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Malaria is a huge problem worldwide, so its no surprise to anyone that plenty of people spend lots of time trying to think of ways to rid the world of mosquitoes, prime movers of the disease. Nathan Myhrvold's company Intellectual Ventures Labs (and former chief technology officer at Microsoft) is focusing on just that. Using widely available and common electronics parts, Intellectual Ventures has made lasers which can kill mosquitoes mid-flight -- at a rate of about 50 to 100 per second. Myhrvold first publicly demonstrated this laser (which is made of parts of printers, digital cameras, and projectors) at the TED conference the other day, using hundreds of mosquitoes in a clear glass case to make his point.


Shooter explores the theme of immersion in games. The visitor enters the chamber and is surrounded by the ambient sounds of a gaming arcade. In the center, a mirrored cube emits laser beams that weave a web throughout the space. Upon tripping a laser, visitors find themselves incorporated into the game, experiencing what it feels like to be the target. As with any game, you always lose.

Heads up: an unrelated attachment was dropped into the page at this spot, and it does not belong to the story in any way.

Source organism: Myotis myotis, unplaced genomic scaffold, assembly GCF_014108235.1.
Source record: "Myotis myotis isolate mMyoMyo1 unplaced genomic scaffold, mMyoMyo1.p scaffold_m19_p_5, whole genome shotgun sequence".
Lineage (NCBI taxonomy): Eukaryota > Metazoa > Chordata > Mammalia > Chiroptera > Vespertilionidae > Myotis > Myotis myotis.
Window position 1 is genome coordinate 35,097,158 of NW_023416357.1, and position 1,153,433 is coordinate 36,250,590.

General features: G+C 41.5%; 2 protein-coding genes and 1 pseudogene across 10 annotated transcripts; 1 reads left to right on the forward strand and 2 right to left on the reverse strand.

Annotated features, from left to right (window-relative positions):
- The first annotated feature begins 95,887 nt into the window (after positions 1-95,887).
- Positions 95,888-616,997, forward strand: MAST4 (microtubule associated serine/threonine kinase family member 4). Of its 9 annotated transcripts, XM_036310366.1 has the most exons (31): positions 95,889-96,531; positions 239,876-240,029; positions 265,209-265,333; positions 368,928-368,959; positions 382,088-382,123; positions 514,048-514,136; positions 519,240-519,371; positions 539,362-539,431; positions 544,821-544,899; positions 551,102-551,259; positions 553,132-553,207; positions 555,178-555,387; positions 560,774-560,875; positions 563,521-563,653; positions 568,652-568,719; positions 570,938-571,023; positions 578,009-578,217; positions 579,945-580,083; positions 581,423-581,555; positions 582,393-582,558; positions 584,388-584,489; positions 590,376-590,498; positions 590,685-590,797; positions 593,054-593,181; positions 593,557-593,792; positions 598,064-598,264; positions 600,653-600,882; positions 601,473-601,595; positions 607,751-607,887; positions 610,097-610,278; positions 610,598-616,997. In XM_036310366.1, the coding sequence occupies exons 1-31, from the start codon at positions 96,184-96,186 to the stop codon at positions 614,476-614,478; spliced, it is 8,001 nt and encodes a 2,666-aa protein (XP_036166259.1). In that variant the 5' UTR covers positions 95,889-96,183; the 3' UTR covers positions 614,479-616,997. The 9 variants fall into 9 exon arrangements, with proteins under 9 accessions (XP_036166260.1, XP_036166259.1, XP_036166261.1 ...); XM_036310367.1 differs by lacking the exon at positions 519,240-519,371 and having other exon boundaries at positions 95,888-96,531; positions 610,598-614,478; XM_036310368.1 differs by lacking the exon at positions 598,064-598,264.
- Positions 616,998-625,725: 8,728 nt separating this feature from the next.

G.H. Hovagimyan is a digital artist. He is one of a number of pioneering artists in New York who began working with the internet and new media in the early nineties. Peter Sinclair is a well-known European sound artist who lives in Marseille, France. The two artists have collaborated together on several works since 1996. Their collaborative works have been shown at the Museum of Contemporary Art in Marseille and the Museum of Contemporary Art in Lyon, France. Their piece, A SoaPOPera for Laptops, received an honorary mention in the computer music category at Ars Electronica in 1998.

Project Created: 
October 2002
A laser bloom produced by shooting a red beam from Eyebeam into a wifi surveillance camera mounted across the street.

Modern Orthodox is a working demonstration of my next-generation laser eruv system. An eruv (pronounced ey-roov) is a symbolic boundary erected around religious Jewish communities throughout the world. While an eruv is typically constructed with poles and wires, Modern Orthodox employs a combination of low-power lasers, wifi surveillance cameras and graffiti, as a way of designating sacred volumes of space in urban areas.

Project Created: 
January 2006
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